13) “SocialMedia is a game-changer and something which should allow us to change when/how these types of meetings occur”
14) “PT conference went well when P looks @ u & genuinely says, ‘You truly know my child’ Trust/Respect gained 4 both P & T”
15) “For some parents it is the only contact they have with schools”
16) “They are not long enough for the students that need the most help”
17) “Beauty of the Student-led is the level of accountability on the student. Makes them take some more responsibility for their learning”
18) “Build conferences to include information that parents desire”
19) “For some of your parents, conference day might be the only day you see them all year. Make it count”
20) “I love to make a call on the first day of school…blows them away!!!”
21) “Careful not to have too many teachers in room so parent feels overmatched -only necessary teammates to help prov resources/support”
22) “I believe Ps want to know u r helping their “gifts” become lifelong learners & citizens while they are away all day. And having fun!”
23) “The needs/wants vary so greatly from parent to parent”
There have never been so many web tools to schedule conferences, organize feedback, set goals, structure student-led conferences as well as sift through easily accessible research to nail down the importance of all your hard work around conferences. Tweets 24-40 give you all the resources you need to get planning on those final “official” conferences of the school year.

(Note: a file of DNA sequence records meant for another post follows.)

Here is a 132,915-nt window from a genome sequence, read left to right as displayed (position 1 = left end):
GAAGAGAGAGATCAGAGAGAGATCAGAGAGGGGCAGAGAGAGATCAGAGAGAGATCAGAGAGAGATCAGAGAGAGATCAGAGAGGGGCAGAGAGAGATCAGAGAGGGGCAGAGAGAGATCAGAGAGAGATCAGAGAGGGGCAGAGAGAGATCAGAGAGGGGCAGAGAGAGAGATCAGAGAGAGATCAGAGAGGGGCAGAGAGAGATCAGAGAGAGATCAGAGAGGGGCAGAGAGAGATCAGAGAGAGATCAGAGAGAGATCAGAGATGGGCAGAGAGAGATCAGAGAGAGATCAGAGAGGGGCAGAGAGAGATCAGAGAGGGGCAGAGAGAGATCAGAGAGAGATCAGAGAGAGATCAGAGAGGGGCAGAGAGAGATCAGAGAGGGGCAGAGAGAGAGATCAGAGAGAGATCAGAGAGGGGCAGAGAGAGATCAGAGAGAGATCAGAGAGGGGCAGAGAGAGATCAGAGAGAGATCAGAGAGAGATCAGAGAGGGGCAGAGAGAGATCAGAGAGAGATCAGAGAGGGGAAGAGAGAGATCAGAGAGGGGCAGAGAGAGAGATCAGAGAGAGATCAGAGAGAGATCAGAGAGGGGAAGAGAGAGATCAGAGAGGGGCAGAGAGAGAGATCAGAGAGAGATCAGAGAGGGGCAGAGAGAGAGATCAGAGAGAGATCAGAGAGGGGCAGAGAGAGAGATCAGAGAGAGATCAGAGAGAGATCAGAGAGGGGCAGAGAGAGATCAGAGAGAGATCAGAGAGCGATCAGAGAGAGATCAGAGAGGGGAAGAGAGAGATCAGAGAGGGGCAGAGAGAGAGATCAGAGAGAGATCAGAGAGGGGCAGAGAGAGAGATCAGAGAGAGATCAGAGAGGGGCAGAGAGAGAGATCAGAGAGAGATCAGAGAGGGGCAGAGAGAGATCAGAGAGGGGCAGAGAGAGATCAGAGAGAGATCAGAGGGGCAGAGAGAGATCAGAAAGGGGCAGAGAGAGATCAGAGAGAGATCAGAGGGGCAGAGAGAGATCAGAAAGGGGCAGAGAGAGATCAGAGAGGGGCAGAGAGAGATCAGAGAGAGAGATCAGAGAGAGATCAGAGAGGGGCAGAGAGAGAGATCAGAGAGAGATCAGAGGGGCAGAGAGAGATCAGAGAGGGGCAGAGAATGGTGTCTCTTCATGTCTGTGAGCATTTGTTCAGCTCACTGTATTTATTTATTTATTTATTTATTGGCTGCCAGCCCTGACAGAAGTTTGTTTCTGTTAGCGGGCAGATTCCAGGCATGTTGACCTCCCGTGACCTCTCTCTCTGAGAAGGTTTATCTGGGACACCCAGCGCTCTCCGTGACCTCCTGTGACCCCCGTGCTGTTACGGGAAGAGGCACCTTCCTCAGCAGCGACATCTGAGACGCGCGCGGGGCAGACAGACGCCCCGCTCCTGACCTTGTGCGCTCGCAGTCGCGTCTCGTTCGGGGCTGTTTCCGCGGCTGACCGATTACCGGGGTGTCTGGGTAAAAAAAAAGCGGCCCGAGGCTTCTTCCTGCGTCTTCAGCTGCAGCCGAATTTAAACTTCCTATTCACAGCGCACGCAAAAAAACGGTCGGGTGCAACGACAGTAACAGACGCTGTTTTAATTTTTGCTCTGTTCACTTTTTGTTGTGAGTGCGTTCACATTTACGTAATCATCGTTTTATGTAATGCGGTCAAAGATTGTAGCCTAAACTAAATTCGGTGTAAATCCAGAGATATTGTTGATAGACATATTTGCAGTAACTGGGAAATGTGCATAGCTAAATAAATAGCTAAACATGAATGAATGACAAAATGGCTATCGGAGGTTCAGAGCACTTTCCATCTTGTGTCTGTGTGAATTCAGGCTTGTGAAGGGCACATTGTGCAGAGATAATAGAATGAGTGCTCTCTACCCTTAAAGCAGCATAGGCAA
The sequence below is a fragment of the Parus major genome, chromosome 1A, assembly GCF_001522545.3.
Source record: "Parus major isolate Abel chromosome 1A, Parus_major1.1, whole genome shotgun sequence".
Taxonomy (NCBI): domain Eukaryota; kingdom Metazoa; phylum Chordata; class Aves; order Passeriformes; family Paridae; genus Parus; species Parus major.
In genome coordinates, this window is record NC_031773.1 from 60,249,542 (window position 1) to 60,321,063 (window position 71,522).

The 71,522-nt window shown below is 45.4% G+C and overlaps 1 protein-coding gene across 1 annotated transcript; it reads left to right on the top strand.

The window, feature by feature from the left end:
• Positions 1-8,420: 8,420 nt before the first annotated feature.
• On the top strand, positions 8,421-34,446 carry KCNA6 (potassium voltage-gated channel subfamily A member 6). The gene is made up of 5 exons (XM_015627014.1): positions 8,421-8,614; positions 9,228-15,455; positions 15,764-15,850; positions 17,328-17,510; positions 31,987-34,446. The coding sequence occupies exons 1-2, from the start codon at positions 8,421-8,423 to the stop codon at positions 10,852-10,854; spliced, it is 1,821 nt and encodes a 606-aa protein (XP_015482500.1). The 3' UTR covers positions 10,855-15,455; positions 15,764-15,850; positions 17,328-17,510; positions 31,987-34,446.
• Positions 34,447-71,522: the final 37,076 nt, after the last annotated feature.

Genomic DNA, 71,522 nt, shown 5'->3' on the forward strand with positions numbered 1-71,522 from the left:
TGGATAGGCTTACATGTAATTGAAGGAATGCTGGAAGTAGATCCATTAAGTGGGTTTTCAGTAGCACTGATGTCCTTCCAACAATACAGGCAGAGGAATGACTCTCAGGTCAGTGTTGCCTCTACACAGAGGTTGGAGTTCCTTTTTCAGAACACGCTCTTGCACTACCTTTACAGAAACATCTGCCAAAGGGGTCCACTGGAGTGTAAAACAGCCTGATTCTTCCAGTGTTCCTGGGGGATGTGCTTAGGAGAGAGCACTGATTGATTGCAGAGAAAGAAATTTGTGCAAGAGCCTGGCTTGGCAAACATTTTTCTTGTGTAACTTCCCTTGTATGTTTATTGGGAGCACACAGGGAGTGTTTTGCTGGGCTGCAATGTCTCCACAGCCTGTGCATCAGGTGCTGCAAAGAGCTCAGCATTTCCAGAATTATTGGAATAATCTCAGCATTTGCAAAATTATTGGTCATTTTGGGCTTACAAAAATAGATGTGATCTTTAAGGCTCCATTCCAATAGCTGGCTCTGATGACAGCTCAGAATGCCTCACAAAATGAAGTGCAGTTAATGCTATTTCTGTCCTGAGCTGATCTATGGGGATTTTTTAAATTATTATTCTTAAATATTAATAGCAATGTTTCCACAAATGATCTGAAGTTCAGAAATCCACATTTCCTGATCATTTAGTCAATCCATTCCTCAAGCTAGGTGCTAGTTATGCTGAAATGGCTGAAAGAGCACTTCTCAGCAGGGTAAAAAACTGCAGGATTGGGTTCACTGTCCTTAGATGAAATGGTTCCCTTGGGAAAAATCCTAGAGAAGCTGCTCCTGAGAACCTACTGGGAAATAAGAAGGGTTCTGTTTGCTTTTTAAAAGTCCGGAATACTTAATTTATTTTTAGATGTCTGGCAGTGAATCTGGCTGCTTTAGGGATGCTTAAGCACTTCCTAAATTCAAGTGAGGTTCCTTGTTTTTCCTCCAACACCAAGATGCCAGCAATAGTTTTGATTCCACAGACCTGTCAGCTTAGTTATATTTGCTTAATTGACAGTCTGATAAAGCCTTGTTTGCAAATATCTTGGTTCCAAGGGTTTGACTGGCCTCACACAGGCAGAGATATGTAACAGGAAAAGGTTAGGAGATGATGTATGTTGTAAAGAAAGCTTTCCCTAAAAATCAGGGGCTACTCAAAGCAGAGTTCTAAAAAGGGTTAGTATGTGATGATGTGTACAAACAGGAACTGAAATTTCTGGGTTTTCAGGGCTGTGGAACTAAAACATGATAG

Resources, Research & Tools To Use/Pass Along
25) “Larry Ferlazzo’s “The Best Resources On Parent/Teacher Conferences” bit.ly/rWL11T“
26) “I use student completed form showing me and parents where they believe they are performing at and strengths/weaknesses. Great tool!”
27) “My student led conferences have a set script to assure all topics covered. Includes samples of work”
28) “Research suggests that parent engagement in conferences diminishes over time due to lack of meaningful and relevant info”
29) “Initial Research on Student Led Conferencing tinyurl.com/7pzp6b6”
31) “Sign Up Genius works well for events – easy to use! Link here—bit.ly/5XGYZ9”
33) “Building relationships improves attendance and content of conference”
34) “Sample Google appointments for your Parent-Teacher Conferences bit.ly/zQZIVh”
35) “Another example of a Google Doc used for Parent-Teacher Conferences here —-> bit.ly/z8UcGT”
36) “Wondering if we could tap into parent’s strength and invite them back as a guest, volunteer, etc”
37) “Parents want to know that you care about their child and that they are going to be happy learning in your class!”
38) “Leave the conference with a ‘next step plan’ that will provide opportunity for further contact between parents and teacher”
39) “The entire #PTchat on Maximizing Parent-Teacher Conferences – archived here“
40) “Interested in further P-T perspectives? All #PTchats have been chronologically archived here“
Investigate what perspectives might be at play in your setting.
- What perspective do you bring as a teacher and/or parent?
- What perspective do your students hope you bring?
If you missed our chat, please share it below. Please consider joining #PTchat on Wednesday nights at 9PM EST/6PM PST to add your important perspective.